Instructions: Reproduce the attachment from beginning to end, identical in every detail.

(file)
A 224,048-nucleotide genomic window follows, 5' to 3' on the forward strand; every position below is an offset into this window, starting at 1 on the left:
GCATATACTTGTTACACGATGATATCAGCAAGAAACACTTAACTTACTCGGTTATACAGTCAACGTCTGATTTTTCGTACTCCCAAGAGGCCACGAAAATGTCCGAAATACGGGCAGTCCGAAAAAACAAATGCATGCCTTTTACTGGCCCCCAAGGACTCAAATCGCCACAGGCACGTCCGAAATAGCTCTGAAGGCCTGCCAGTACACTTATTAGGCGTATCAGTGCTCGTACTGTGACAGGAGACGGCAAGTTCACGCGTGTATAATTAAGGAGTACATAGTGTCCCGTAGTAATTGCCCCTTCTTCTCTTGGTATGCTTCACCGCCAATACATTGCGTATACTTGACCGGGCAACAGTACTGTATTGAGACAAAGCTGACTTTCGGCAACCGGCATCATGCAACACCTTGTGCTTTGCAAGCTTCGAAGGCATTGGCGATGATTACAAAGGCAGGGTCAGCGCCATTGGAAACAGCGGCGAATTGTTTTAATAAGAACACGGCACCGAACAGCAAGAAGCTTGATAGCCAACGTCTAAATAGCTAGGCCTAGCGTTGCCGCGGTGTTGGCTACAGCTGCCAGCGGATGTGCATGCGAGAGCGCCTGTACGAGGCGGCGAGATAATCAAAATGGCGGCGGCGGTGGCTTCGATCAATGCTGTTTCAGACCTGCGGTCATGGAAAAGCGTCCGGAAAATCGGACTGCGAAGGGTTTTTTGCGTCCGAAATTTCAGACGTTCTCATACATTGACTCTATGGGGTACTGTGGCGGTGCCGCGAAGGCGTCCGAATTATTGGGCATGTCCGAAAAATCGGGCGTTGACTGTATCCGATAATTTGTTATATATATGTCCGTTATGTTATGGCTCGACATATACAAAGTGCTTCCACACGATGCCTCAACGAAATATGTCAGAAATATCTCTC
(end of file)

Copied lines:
A 224,048-nucleotide genomic window follows, 5' to 3' on the forward strand; every position below is an offset into this window, starting at 1 on the left:
GCATATACTTGTTACACGATGATATCAGCAAGAAACACTTAACTTACTCGGTTATACAGTCAACGTCTGATTTTTCGTACTCCCAAGAGGCCACGAAAATGTCCGAAATACGGGCAGTCCGAAAAAACAAATGCATGCCTTTTACTGGCCCCCAAGGACTCAAATCGCCACAGGCACGTCCGAAATAGCTCTGAAGGCCTGCCAGTACACTTATTAGGCGTATCAGTGCTCGTACTGTGACAGGAGACGGCAAGTTCACGCGTGTATAATTAAGGAGTACATAGTGTCCCGTAGTAATTGCCCCTTCTTCTCTTGGTATGCTTCACCGCCAATACATTGCGTATACTTGACCGGGCAACAGTACTGTATTGAGACAAAGCTGACTTTCGGCAACCGGCATCATGCAACACCTTGTGCTTTGCAAGCTTCGAAGGCATTGGCGATGATTACAAAGGCAGGGTCAGCGCCATTGGAAACAGCGGCGAATTGTTTTAATAAGAACACGGCACCGAACAGCAAGAAGCTTGATAGCCAACGTCTAAATAGCTAGGCCTAGCGTTGCCGCGGTGTTGGCTACAGCTGCCAGCGGATGTGCATGCGAGAGCGCCTGTACGAGGCGGCGAGATAATCAAAATGGCGGCGGCGGTGGCTTCGATCAATGCTGTTTCAGACCTGCGGTCATGGAAAAGCGTCCGGAAAATCGGACTGCGAAGGGTTTTTTGCGTCCGAAATTTCAGACGTTCTCATACATTGACTCTATGGGGTACTGTGGCGGTGCCGCGAAGGCGTCCGAATTATTGGGCATGTCCGAAAAATCGGGCGTTGACTGTATCCGATAATTTGTTATATATATGTCCGTTATGTTATGGCTCGACATATACAAAGTGCTTCCACACGATGCCTCAACGAAATATGTCAGAAATATCTCTC